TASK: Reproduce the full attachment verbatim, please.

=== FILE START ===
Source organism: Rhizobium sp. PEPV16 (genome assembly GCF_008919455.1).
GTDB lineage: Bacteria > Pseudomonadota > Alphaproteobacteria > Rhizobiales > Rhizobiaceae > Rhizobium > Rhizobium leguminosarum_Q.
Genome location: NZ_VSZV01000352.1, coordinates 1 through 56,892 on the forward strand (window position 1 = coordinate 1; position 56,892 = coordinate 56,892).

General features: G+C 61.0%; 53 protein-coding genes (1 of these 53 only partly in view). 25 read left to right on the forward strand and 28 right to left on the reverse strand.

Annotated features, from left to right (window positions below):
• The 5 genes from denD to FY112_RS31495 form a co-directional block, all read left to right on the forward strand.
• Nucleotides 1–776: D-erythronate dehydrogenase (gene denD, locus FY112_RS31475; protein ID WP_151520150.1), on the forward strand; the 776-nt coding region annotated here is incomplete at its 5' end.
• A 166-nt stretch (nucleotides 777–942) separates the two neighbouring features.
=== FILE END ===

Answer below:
Source organism: Rhizobium sp. PEPV16 (genome assembly GCF_008919455.1).
GTDB lineage: Bacteria > Pseudomonadota > Alphaproteobacteria > Rhizobiales > Rhizobiaceae > Rhizobium > Rhizobium leguminosarum_Q.
Genome location: NZ_VSZV01000352.1, coordinates 1 through 56,892 on the forward strand (window position 1 = coordinate 1; position 56,892 = coordinate 56,892).

General features: G+C 61.0%; 53 protein-coding genes (1 of these 53 only partly in view). 25 read left to right on the forward strand and 28 right to left on the reverse strand.

Annotated features, from left to right (window positions below):
• The 5 genes from denD to FY112_RS31495 form a co-directional block, all read left to right on the forward strand.
• Nucleotides 1–776: D-erythronate dehydrogenase (gene denD, locus FY112_RS31475; protein ID WP_151520150.1), on the forward strand; the 776-nt coding region annotated here is incomplete at its 5' end.
• A 166-nt stretch (nucleotides 777–942) separates the two neighbouring features.